I'm reading an article that is claiming that when the Euro was created, banks began lending more money to countries than before because as the Euro is a common currency across many countries one country can't devalue it. According to this article,
If you take 10 million Deutsche Marks from Frankfurt and you give it to a Spanish, Greek or Italian firm or bank - and that is prior to monetary union - and then suddenly there is a substantial devaluation of the currency of Spain, of Italy or Greece - something that was happening at regular intervals prior to monetary union - then you know that the capacity of the creditors to repay the loan shrinks. Because their income comes int he local currency, they will not be able to repay when the local currency is devalued.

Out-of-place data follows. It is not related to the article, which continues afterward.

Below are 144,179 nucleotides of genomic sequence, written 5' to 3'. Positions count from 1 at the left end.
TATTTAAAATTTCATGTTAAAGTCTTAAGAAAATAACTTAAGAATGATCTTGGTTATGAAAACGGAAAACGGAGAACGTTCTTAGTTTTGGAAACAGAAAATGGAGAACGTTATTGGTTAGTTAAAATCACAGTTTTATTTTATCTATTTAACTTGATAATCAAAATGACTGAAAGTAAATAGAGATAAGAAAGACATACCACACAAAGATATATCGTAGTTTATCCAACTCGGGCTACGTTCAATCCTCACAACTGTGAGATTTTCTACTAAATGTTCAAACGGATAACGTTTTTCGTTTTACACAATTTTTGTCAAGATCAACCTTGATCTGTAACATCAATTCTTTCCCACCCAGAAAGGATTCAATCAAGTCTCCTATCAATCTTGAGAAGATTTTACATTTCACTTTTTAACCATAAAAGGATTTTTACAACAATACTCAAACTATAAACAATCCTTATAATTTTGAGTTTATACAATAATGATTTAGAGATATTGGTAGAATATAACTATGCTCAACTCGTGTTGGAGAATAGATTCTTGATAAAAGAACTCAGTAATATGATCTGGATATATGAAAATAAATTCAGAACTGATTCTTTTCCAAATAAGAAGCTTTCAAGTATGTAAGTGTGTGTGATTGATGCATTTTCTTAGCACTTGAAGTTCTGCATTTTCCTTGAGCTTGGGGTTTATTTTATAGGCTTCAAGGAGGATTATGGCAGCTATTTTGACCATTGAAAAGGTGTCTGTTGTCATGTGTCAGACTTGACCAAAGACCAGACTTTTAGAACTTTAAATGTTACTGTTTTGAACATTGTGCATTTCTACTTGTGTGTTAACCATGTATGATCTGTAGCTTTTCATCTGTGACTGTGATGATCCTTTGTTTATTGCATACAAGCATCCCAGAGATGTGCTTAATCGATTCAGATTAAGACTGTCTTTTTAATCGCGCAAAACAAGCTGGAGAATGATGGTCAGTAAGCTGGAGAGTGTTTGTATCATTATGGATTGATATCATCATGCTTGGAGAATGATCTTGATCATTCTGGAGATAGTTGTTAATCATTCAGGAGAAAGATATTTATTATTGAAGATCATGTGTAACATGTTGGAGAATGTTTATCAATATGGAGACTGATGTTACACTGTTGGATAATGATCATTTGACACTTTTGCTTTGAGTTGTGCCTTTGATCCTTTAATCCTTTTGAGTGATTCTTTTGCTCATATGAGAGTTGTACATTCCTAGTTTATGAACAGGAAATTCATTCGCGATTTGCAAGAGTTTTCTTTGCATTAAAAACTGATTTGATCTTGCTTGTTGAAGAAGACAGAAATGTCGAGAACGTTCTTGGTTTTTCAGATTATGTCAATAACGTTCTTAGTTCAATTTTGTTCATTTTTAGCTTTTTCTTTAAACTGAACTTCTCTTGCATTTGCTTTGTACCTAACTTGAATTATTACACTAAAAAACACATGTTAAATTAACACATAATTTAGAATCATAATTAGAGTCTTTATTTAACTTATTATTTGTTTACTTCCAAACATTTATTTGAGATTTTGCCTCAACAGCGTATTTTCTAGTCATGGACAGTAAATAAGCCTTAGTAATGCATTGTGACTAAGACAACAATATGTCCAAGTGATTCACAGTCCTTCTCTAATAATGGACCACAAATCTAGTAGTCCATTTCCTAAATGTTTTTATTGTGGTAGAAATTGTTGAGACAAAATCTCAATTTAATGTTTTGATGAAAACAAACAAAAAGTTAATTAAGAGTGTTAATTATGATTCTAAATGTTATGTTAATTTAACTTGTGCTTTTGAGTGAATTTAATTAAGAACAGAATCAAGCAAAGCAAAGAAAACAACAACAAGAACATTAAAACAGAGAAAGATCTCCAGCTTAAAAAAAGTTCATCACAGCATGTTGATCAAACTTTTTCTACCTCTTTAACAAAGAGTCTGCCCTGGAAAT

Why does this matter? If a country was using the Euro, wouldn't they be getting(ignoring increase/decrease in exports and imports due to the devaluation) roughly the same amount of money but in Euros instead of the local currency? I would appreciate clarification on how and why this devaluation is different in terms of repayment.
EDIT: For context, the source I'm reading is as follows: Varoufakis, Yanis. "CREDITORS UNINTERESTED IN GETTING THEIR MONEY BACK: DISSOLVING THE EUROZONE PARADOX." The Journal of Australian Political Economy, no. 77 (2016): 23-36.